erin ahnfeldt

Listening to Life

Apparently, smashing your thumb with a sledgehammer can be a win.  Who knew?  While doing demolition in my bathroom, I steadied the drywall with one hand while swinging a sledgehammer with the other.  Not my smartest move, but with each swing, the two-by-fours were coming loose.  It was working!

Encouraged by my progress, I got a little more aggressive.  Visions of Thor, the God of Thunder, began to play in my head.  I pulled the hammer back, and with one mighty blow, I slammed that hammer as hard as I could right into my thumb.  So much for my masculine daydream.

“OOOOOUCH!!!” I screamed, dropping the hammer.  The hot throbbing pushed against the inside of my nail.  I started hopping like a crazed rabbit, shouting, “No!” in between each hop.

The damage was done.  My nail went from purple to black, and in a few days, it started coming off.  It looked like rotten zombie flesh.

Here’s what’s crazy.  For years before the accident, before I did my best Thor impression, that nail had a hairline crack from the cuticle all the way up to the top.  When the nail grew, it would split.   And that split would snag on everything—bedsheets, clothing, coats.  Talk about annoying.

When I asked the doctor to fix it, he shook his head with a resigned smile.

“There’s nothing you can do?” I asked, shocked.  “Seriously?”  Doctors can use robots to repair knees, but they can’t fix a split nail?  He said even if he took the nail out, there’d be no guarantee it would grow back without a split.

I left the doctor’s office with a sigh.  My split thumbnail would just have to join me as I walked my daughters down the aisles or tossed baseballs with my grandkids.

But the doctor was wrong.

Apparently, sledgehammers are great healers.

A few months after my little accident, the new nail grew back, and guess what?

No split.

Problem solved.

If the doctor had told me before my little accident, “Just hold still while I swing a sledgehammer on your nail,” I would’ve walked out.  But a sledgehammer did the trick.  Looking at that nail as it grew back, I looked for the split to reappear.

Is God doing something here?  I wondered.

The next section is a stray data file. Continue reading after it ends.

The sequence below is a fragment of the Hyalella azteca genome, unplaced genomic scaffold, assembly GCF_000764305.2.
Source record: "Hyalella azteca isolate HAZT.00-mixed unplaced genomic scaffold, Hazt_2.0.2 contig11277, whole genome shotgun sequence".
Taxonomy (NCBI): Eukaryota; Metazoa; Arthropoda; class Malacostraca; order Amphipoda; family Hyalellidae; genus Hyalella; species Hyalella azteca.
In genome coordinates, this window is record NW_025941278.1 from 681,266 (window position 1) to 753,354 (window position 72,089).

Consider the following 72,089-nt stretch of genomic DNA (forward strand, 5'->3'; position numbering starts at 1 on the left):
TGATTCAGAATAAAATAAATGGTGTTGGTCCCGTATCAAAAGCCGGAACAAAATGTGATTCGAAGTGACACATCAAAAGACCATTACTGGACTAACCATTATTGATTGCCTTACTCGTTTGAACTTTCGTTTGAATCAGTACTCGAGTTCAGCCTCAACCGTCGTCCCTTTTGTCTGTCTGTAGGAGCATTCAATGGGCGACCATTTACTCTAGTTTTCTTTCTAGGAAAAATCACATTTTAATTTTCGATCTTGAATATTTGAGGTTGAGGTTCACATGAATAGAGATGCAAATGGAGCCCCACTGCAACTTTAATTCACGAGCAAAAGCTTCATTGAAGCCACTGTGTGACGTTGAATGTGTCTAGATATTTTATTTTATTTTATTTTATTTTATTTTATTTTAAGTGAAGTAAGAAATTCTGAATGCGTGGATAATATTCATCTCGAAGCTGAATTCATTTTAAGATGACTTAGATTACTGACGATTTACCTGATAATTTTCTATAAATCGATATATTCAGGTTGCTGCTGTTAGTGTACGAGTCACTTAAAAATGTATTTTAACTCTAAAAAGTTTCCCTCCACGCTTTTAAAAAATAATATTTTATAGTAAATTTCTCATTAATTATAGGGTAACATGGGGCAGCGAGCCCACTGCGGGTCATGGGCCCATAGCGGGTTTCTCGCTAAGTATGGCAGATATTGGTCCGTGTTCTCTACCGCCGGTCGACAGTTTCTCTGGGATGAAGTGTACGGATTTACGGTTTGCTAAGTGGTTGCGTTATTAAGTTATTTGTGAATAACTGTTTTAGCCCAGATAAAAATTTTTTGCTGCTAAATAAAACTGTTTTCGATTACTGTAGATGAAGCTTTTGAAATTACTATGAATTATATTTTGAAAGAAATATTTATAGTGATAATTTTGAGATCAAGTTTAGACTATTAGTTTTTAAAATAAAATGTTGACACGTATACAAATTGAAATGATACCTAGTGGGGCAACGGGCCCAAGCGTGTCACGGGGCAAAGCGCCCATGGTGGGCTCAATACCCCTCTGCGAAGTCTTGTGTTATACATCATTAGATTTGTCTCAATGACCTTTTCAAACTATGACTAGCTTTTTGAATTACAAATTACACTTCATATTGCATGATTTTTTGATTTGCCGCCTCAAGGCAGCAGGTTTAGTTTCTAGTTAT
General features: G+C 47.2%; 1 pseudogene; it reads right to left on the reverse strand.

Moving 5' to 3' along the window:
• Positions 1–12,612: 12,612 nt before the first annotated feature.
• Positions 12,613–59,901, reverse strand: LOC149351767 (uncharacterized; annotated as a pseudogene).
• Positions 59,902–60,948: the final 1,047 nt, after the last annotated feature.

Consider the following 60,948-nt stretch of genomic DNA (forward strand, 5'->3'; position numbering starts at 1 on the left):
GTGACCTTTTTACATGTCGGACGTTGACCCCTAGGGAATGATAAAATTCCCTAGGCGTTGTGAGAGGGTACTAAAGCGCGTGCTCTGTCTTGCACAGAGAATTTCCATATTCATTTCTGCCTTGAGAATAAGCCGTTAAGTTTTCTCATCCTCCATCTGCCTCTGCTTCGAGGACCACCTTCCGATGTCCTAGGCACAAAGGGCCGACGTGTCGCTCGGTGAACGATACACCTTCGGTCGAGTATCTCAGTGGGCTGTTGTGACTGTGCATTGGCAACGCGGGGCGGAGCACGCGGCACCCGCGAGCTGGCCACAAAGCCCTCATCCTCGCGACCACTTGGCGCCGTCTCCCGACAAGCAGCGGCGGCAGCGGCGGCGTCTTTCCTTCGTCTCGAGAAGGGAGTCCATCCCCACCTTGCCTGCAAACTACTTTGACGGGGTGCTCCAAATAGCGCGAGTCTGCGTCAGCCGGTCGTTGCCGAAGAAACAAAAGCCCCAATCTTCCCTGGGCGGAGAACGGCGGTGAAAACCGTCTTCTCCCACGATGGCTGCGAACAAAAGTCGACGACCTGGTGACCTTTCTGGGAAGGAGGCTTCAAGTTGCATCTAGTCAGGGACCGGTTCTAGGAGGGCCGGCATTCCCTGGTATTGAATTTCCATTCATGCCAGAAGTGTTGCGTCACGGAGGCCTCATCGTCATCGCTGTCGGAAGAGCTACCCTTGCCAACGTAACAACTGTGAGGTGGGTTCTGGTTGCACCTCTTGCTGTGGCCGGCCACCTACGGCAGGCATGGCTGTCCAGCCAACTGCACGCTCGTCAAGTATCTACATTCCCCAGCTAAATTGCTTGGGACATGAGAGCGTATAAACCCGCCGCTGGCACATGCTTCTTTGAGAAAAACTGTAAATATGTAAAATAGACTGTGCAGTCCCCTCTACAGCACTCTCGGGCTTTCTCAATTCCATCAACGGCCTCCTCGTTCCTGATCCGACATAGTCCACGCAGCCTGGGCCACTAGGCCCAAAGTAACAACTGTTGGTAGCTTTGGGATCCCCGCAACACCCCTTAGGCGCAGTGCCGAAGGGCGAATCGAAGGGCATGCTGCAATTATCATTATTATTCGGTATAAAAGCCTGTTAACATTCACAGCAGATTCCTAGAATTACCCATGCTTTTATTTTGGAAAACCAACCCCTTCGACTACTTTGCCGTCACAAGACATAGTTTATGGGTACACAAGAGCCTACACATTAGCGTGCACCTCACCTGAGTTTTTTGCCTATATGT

And He was.

I know it seems small, but God cares about the small stuff.  He took that painful moment that led to that messy looking piece of zombie flesh and made a new nail, something my doctor and I could’ve never orchestrated.

That’s encouraging because when I look around, I see a whole lot of pain and mess—pain much worse than smashed thumbs.

Stacy’s pain was very real the moment I saw her in the hall.  She’s a counselor at the high school where I work.

Students were in class, so the halls were empty.

“Erin, I could use some prayer,” she whispered. The two of us, along with a small group of staff, were used to sharing prayer requests.  Every Tuesday morning, we would circle desks in room 212, read a verse and then pray.

I held my breath, waiting for what Stacy was about to say.

“Some doctors did some tests,” she said, taking a moment to get the words out, “and I have cancer.”

She tried to be positive, saying they found it early.  Her faith that God was with her was beautiful, but she was human, and in that vulnerable moment, she wasn’t ashamed to say she was scared.

“Oh no, Stacy!” I whispered, “I’m so sorry.”

I asked a few questions and tried to be positive along with her, but the darkness of her news was hard to shake.  I put my arm around her, assuring her I’d pray, and then we walked back to our offices.

After a few weeks, Stacy wasn’t at school.  Her surgery and treatments suppressed her immune system, so she stayed home, but she still prayed with all of us via Zoom.

Nobody was giving up, but cancer’s sledgehammer was falling hard, and the pain was real.  The fear, the nausea, the questions all turned her world upside down.

Finally, Stacy came back, and after a few weeks, the cloud of cancer lifted.  When she told our prayer group her tests came back negative, people cheered, praised God, pumped fists—anything to express the relief and gratitude we all felt.

And the celebrating didn’t stop there.  A couple weeks ago, Stacy appeared at my classroom door with the biggest grin.  I stopped talking to my students from the front and looked up at her.  We made eye contact, and then the words poured out of her like a shaft of light in a dark room.

“Mr. Ahnfeldt,” she shouted, “look at this t-shirt, Amy made me!”

The whole class turned to look.  Amy is a science teacher, and the t-shirt she made captured what we all knew.  Tears glistened in Stacy’s eyes as she held it up.

“Heal Cancer,” it said across the front.  They were simple words, but the “He” in “Heal” and the “Can” in “Cancer” were all colored in pink.  “He can heal cancer” was the real message, and just below were the words, “for nothing is impossible with God” (Luke 1:37).

“He did it!” she shouted, with all the students staring wide-eyed.

“He sure did, Stacy!” I shouted back.  The students in my classroom may not have known it, but they saw joy in its purest form.

They got to see what happens when someone discovers God in their pain.  It wasn’t just that her cancer was gone.  Just like it wasn’t just the fact that my thumbnail was healed—happy circumstances can’t stir up joy.  And for reasons only God knows, some people don’t experience healing on this side of Heaven.

Joy goes deeper.

It comes from finally understanding–on the other side of pain–the wonderful truth that no matter how messy and painful life becomes, we matter to God.  The split in my nail and the cancer, the traffic ticket and the broken marriage—no matter how small or big our pain might feel, He sees it all.  And He uses it like the cold, black dirt of our lives to bring the flowers of newness and joy we could never grow on our own.

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